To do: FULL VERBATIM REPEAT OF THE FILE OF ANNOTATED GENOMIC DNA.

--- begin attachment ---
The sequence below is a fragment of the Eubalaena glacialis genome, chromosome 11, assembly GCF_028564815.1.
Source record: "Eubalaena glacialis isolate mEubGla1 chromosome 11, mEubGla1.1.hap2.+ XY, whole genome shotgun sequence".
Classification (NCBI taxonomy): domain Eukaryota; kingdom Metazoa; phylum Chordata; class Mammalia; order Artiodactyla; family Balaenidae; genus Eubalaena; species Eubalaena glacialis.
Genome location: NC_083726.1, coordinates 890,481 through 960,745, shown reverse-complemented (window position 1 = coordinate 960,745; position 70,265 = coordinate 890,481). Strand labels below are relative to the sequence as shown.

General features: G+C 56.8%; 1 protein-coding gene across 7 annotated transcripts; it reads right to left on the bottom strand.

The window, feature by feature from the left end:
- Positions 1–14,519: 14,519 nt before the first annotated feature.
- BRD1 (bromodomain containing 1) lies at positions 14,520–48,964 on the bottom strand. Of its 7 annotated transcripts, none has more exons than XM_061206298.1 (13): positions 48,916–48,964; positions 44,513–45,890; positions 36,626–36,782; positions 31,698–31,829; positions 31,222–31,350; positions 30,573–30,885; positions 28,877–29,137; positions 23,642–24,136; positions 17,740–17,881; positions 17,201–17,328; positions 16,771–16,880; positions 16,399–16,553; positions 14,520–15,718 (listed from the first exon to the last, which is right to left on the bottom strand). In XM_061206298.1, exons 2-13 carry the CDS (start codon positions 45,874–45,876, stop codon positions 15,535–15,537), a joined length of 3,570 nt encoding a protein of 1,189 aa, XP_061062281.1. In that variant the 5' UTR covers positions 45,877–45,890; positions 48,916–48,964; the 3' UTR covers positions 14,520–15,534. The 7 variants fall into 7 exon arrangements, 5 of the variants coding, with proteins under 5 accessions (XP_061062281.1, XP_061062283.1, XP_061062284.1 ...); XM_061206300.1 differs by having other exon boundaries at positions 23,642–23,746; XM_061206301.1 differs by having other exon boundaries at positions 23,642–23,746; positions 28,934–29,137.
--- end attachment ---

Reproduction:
The sequence below is a fragment of the Eubalaena glacialis genome, chromosome 11, assembly GCF_028564815.1.
Source record: "Eubalaena glacialis isolate mEubGla1 chromosome 11, mEubGla1.1.hap2.+ XY, whole genome shotgun sequence".
Classification (NCBI taxonomy): domain Eukaryota; kingdom Metazoa; phylum Chordata; class Mammalia; order Artiodactyla; family Balaenidae; genus Eubalaena; species Eubalaena glacialis.
Genome location: NC_083726.1, coordinates 890,481 through 960,745, shown reverse-complemented (window position 1 = coordinate 960,745; position 70,265 = coordinate 890,481). Strand labels below are relative to the sequence as shown.

General features: G+C 56.8%; 1 protein-coding gene across 7 annotated transcripts; it reads right to left on the bottom strand.

The window, feature by feature from the left end:
- Positions 1–14,519: 14,519 nt before the first annotated feature.
- BRD1 (bromodomain containing 1) lies at positions 14,520–48,964 on the bottom strand. Of its 7 annotated transcripts, none has more exons than XM_061206298.1 (13): positions 48,916–48,964; positions 44,513–45,890; positions 36,626–36,782; positions 31,698–31,829; positions 31,222–31,350; positions 30,573–30,885; positions 28,877–29,137; positions 23,642–24,136; positions 17,740–17,881; positions 17,201–17,328; positions 16,771–16,880; positions 16,399–16,553; positions 14,520–15,718 (listed from the first exon to the last, which is right to left on the bottom strand). In XM_061206298.1, exons 2-13 carry the CDS (start codon positions 45,874–45,876, stop codon positions 15,535–15,537), a joined length of 3,570 nt encoding a protein of 1,189 aa, XP_061062281.1. In that variant the 5' UTR covers positions 45,877–45,890; positions 48,916–48,964; the 3' UTR covers positions 14,520–15,534. The 7 variants fall into 7 exon arrangements, 5 of the variants coding, with proteins under 5 accessions (XP_061062281.1, XP_061062283.1, XP_061062284.1 ...); XM_061206300.1 differs by having other exon boundaries at positions 23,642–23,746; XM_061206301.1 differs by having other exon boundaries at positions 23,642–23,746; positions 28,934–29,137.